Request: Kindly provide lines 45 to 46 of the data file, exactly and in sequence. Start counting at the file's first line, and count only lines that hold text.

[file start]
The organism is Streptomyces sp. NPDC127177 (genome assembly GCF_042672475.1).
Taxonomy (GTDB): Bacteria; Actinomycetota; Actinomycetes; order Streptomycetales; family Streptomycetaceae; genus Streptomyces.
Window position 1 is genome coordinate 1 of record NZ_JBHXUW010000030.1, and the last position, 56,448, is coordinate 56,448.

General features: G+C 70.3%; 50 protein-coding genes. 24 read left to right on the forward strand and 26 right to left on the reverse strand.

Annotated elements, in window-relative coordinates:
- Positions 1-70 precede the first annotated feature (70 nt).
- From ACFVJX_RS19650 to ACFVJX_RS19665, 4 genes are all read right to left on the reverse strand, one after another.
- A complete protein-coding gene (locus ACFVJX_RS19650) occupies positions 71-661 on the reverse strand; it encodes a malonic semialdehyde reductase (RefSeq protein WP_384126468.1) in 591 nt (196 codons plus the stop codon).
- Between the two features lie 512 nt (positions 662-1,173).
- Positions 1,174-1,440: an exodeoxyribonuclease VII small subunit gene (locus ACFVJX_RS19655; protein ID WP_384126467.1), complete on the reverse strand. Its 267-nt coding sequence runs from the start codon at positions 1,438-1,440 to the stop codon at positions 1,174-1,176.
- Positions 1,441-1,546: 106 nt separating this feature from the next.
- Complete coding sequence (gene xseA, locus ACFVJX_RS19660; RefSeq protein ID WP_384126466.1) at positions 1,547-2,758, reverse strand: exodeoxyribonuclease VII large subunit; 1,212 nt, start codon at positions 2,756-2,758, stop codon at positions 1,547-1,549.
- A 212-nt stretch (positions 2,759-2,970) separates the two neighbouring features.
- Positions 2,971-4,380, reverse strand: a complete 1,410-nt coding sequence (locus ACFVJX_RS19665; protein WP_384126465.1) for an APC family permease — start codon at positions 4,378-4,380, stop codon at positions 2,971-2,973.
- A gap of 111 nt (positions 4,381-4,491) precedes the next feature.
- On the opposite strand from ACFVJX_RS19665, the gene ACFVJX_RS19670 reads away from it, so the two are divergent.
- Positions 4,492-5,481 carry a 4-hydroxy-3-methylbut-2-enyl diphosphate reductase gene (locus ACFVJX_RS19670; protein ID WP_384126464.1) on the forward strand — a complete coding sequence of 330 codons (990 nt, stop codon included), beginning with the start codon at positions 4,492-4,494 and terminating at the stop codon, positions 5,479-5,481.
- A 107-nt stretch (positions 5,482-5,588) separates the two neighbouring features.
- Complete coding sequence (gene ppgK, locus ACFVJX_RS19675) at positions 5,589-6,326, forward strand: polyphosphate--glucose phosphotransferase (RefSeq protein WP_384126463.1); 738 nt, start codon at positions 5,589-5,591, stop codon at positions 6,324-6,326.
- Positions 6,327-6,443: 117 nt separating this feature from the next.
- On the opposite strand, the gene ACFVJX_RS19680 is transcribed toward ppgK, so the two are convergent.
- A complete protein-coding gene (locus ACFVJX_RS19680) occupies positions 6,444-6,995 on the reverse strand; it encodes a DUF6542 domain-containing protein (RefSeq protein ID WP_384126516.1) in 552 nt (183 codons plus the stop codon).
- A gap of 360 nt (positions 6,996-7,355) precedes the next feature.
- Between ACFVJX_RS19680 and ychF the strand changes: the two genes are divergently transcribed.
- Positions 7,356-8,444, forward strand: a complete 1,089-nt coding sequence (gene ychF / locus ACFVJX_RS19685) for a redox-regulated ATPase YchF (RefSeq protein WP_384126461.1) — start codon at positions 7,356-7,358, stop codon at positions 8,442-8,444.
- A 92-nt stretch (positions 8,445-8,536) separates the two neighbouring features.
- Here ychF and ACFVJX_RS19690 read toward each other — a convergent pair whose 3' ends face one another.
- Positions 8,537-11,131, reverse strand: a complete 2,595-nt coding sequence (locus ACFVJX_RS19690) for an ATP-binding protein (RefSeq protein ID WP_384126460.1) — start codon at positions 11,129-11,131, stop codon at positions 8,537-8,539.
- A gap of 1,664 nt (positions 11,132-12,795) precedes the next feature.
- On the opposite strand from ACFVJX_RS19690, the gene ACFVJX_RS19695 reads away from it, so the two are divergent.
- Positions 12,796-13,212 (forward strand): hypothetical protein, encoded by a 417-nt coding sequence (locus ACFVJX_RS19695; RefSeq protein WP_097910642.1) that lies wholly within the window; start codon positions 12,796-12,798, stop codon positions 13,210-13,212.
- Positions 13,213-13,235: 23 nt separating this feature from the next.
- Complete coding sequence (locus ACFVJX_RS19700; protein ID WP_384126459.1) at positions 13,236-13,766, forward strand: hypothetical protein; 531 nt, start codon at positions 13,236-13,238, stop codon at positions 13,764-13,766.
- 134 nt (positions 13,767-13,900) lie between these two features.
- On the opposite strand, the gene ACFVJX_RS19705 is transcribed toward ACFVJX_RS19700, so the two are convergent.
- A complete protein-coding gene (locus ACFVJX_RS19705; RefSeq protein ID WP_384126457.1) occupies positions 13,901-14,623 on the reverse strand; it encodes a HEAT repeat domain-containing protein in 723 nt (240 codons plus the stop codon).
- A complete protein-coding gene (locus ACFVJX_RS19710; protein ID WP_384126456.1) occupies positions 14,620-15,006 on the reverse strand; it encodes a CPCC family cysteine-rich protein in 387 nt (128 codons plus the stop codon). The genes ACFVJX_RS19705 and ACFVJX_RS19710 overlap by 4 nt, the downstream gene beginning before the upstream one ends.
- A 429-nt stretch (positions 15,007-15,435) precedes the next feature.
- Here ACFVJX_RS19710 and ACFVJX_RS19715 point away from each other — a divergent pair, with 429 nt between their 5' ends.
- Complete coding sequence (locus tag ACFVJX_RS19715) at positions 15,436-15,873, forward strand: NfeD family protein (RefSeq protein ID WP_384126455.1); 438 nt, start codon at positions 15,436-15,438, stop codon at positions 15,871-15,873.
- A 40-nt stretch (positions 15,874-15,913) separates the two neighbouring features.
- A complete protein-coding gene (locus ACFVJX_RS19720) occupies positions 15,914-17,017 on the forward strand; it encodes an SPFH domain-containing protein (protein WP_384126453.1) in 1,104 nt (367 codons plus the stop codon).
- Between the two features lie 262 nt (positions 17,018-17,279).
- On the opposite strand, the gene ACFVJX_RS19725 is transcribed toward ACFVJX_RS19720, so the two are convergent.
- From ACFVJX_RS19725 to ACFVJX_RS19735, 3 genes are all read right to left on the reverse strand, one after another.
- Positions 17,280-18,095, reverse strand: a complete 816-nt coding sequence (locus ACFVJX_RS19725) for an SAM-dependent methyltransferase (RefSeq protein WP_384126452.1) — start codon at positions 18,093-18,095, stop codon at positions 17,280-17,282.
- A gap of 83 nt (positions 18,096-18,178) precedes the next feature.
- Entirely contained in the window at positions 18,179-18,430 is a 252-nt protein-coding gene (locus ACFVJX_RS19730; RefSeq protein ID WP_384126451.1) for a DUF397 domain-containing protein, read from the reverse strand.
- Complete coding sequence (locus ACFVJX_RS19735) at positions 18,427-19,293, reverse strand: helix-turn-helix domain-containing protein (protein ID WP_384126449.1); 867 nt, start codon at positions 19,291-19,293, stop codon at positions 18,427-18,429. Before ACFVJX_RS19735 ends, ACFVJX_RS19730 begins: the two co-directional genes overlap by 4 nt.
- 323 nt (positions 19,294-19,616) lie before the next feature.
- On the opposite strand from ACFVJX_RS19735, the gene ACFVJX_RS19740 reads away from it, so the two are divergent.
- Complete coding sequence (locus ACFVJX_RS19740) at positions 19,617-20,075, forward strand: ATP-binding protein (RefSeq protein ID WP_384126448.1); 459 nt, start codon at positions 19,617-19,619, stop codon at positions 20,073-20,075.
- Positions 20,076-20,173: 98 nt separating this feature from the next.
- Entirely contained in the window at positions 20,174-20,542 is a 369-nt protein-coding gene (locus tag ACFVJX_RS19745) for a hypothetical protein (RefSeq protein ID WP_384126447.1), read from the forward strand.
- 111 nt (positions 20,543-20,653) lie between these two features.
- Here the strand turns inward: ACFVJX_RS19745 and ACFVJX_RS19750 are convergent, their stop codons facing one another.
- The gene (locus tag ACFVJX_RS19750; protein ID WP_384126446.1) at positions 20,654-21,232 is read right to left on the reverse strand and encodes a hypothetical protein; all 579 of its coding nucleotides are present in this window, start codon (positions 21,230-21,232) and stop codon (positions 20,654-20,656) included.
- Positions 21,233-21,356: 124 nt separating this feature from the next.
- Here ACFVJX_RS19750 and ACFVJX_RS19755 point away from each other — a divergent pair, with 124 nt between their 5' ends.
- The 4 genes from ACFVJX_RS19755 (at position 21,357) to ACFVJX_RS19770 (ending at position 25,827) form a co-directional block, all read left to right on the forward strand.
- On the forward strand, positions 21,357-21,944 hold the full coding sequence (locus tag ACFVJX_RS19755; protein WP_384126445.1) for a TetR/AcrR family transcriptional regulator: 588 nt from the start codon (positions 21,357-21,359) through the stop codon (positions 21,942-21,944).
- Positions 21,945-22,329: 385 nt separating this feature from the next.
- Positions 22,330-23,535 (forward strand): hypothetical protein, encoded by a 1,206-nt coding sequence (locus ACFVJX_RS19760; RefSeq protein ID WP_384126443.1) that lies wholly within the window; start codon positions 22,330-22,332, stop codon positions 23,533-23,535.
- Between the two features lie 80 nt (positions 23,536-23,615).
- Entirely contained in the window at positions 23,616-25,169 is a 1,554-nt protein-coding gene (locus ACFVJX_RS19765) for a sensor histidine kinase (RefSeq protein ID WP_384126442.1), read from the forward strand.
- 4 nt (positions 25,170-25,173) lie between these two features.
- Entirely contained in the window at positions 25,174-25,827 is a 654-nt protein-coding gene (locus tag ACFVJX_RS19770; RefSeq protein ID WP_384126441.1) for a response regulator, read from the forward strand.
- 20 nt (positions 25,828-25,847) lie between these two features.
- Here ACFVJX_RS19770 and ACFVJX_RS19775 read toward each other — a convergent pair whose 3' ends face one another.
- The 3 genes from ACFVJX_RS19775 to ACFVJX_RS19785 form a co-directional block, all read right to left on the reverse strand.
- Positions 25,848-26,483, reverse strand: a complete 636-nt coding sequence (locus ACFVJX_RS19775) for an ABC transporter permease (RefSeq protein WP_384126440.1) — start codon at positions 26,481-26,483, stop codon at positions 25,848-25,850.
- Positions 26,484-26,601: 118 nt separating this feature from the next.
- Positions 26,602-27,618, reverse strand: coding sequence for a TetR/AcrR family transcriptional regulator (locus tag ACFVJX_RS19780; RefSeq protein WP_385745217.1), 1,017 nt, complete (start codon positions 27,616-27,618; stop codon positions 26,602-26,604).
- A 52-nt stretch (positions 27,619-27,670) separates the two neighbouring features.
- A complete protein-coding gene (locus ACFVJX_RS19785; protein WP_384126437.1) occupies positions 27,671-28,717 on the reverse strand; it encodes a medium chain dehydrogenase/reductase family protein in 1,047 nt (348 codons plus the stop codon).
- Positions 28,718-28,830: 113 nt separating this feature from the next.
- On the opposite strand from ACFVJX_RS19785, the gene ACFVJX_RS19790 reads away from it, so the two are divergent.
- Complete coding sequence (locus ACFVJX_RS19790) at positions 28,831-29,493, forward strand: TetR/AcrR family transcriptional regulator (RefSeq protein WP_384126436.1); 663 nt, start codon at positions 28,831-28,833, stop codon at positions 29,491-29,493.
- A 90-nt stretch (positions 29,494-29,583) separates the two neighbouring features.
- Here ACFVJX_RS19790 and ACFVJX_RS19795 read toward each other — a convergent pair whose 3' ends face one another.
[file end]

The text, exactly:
- From ACFVJX_RS19725 to ACFVJX_RS19735, 3 genes are all read right to left on the reverse strand, one after another.
- Positions 17,280-18,095, reverse strand: a complete 816-nt coding sequence (locus ACFVJX_RS19725) for an SAM-dependent methyltransferase (RefSeq protein WP_384126452.1) — start codon at positions 18,093-18,095, stop codon at positions 17,280-17,282.